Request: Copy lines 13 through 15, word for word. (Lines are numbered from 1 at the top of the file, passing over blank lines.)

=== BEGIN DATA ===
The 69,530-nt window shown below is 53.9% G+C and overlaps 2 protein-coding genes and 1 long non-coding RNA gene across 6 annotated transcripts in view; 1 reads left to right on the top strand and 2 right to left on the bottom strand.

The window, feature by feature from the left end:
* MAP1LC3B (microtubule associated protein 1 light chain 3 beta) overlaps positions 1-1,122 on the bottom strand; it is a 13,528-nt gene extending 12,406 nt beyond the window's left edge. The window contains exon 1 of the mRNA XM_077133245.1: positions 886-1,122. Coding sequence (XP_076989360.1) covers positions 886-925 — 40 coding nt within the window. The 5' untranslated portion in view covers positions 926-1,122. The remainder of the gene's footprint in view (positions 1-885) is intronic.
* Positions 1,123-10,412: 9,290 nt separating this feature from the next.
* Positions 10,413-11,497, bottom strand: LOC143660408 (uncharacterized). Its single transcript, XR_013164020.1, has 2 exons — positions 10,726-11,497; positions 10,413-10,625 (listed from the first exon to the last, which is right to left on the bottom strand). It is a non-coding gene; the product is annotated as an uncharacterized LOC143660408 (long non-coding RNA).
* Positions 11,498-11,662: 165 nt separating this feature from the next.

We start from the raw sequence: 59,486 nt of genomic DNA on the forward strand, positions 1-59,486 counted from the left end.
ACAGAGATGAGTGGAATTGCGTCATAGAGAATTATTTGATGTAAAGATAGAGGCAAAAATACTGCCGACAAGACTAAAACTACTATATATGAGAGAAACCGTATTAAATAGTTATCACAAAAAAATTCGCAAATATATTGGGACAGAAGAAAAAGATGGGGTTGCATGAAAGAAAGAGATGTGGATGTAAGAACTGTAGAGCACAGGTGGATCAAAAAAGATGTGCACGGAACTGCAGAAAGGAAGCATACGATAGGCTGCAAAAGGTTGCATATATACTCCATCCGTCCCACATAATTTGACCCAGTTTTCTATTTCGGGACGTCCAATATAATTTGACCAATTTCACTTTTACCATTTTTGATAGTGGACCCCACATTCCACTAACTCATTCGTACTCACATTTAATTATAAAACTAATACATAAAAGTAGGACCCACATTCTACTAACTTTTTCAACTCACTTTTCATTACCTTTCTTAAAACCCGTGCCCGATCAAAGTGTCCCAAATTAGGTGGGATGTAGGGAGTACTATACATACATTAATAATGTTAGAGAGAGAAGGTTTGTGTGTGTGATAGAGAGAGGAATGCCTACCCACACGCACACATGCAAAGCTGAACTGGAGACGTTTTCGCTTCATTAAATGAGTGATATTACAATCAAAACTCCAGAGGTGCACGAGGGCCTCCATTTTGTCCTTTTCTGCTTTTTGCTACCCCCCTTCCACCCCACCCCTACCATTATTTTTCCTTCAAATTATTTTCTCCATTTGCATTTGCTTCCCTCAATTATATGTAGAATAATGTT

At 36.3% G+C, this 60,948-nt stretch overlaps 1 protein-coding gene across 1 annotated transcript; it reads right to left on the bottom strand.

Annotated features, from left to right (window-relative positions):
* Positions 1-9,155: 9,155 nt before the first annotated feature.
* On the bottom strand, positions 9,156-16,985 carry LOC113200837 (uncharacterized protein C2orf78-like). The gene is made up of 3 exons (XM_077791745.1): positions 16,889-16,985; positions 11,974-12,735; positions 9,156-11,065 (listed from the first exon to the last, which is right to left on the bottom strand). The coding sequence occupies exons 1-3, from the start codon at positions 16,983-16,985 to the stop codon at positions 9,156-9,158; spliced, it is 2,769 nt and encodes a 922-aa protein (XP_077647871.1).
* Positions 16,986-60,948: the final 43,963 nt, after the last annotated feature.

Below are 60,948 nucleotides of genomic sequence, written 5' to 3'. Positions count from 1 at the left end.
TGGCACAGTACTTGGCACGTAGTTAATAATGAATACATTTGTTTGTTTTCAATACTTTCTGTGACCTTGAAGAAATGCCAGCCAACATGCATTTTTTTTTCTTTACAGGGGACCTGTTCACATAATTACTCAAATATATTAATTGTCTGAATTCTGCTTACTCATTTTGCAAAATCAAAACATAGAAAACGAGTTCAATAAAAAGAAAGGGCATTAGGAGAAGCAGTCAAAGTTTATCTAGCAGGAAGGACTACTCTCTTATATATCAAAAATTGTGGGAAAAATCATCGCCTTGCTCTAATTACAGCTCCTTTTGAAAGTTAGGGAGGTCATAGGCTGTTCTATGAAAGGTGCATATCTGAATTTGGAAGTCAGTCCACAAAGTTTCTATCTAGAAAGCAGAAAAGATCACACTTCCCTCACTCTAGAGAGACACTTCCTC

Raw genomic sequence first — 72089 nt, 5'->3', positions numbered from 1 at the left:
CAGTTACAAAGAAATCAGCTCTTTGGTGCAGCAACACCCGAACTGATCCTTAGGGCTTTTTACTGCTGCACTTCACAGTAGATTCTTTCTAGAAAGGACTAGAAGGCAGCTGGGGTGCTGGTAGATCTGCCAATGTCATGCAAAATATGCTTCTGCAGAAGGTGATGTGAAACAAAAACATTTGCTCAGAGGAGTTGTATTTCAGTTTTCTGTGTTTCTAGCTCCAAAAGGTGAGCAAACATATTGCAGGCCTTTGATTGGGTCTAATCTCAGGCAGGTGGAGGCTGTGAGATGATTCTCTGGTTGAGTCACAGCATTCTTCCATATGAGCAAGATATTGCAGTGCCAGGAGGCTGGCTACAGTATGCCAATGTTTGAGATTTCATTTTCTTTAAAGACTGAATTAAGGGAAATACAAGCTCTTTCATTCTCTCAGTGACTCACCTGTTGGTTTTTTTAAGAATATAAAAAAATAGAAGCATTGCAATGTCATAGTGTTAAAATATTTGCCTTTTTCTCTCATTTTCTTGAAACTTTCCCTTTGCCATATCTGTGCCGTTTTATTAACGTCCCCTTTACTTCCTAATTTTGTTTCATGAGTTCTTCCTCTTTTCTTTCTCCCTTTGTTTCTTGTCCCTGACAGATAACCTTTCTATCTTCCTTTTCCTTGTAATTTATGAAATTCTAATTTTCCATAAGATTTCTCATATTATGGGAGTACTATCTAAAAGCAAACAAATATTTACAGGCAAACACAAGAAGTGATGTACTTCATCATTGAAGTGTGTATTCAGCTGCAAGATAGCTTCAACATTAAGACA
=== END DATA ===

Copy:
* Positions 16,986-60,948: the final 43,963 nt, after the last annotated feature.

Below are 60,948 nucleotides of genomic sequence, written 5' to 3'. Positions count from 1 at the left end.
TGGCACAGTACTTGGCACGTAGTTAATAATGAATACATTTGTTTGTTTTCAATACTTTCTGTGACCTTGAAGAAATGCCAGCCAACATGCATTTTTTTTTCTTTACAGGGGACCTGTTCACATAATTACTCAAATATATTAATTGTCTGAATTCTGCTTACTCATTTTGCAAAATCAAAACATAGAAAACGAGTTCAATAAAAAGAAAGGGCATTAGGAGAAGCAGTCAAAGTTTATCTAGCAGGAAGGACTACTCTCTTATATATCAAAAATTGTGGGAAAAATCATCGCCTTGCTCTAATTACAGCTCCTTTTGAAAGTTAGGGAGGTCATAGGCTGTTCTATGAAAGGTGCATATCTGAATTTGGAAGTCAGTCCACAAAGTTTCTATCTAGAAAGCAGAAAAGATCACACTTCCCTCACTCTAGAGAGACACTTCCTC